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3rd October 2021 @ 10:00 am - 11:30 am
Thank you to everyone who contributed, via the census, joined the advisory group and the researchers at Heriot-Watt University, Wolverhampton University and the University of West of Scotland who gave their time and skills to the project. We hope the information collected will be able to influence the future of the profession.
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CPD Certificates will be sent to you from the ASLI office within a month of the event.
PRESENTATION TO ASLI AGM, OCTOBER 2021
A demographic snapshot of the profession: The 2021 Census of sign language translators & interpreters in the UK
Professor Jemina Napier, Dr Robert Skinner, Dr Robert Adam
Dr Christopher Stone, Sandra Pratt
University of Wolverhampton
Dr Chijioke Obasi
University of the West of Scotland
In recognition of the fact that we do not have clear up-to-date data on the profile of practitioners in the BSL/English Interpreting and Translation profession in the UK, the Association of Sign Language Interpreters UK (ASLI), commissioned the Centre for Translation & Interpreting Studies in Scotland (CTISS) at Heriot-Watt University to conduct a census survey study to establish a baseline profile of sign language interpreters and translators training or working in the UK. CTISS brought together a Census Project Team to include researchers from the University of Wolverhampton and University of West Scotland in order to ensure that the research team included a representation of researchers with different characteristics from across the country. The Census Project Team also established a sector-wide advisory group to ensure representation from stakeholders from sign language teachers, sign language interpreters/translators and their representative organisations.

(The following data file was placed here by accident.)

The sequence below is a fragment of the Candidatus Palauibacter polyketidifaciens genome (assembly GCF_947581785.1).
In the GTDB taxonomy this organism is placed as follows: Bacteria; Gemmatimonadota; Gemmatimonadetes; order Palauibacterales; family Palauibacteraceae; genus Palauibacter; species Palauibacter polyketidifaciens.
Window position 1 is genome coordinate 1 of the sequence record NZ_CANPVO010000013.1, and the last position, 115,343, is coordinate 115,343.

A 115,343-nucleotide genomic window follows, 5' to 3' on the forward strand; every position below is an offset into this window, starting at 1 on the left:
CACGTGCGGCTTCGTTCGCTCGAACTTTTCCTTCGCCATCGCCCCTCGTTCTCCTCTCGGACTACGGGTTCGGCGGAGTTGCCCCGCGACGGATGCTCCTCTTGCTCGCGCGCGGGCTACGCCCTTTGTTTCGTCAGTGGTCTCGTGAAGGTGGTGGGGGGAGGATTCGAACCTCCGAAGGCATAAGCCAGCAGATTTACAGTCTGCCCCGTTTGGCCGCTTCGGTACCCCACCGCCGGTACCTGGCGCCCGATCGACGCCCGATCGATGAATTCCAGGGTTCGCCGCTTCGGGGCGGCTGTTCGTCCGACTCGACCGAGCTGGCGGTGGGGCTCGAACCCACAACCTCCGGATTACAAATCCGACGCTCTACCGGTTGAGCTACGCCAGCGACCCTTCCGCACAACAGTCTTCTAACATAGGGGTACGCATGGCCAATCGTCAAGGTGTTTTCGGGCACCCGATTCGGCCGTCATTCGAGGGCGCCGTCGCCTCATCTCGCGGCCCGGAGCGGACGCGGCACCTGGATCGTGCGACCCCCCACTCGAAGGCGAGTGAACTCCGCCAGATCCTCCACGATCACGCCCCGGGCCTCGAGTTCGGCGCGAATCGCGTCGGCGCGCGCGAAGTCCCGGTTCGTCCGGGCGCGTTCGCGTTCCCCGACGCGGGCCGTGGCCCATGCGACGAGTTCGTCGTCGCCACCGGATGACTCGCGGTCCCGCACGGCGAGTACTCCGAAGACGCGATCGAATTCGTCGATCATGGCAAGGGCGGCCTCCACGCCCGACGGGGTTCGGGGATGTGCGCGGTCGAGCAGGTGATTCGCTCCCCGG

A census style questionnaire was developed in consultation with the advisory group, and with reference to relevant literature and other censuses. The aim of the Census Project was to ascertain the diversity of the sign language interpreting and translation profession in order to inform policies, best practice guidelines, and recruitment planning of key stakeholder organisations to ensure a viable, sustainable and representative profession.
The census sought to recruit responses from student, trainee and qualified BSL/English interpreters and translators in the UK regardless of registration status or membership of a professional association.
In total, complete survey responses were received from 690 practitioners from across the UK (43% of the potential sample). The survey responses were analysed using SPSS statistical software specifically to look at the relationships between female versus male respondents; Ethnic Minorities versus White British respondents; respondents who identified as LGBTQIA+ versus ‘Straight’ with respect to: part-time versus full-time work; caring responsibilities; and high status work (i.e., conference and TV in-vision work); and route to qualification (higher education versus vocational).
This presentation will provide an overview of the key findings, along with discussion of the profile of the SLTI profession in the UK, and suggested recommendations for actions for key stakeholder organisations.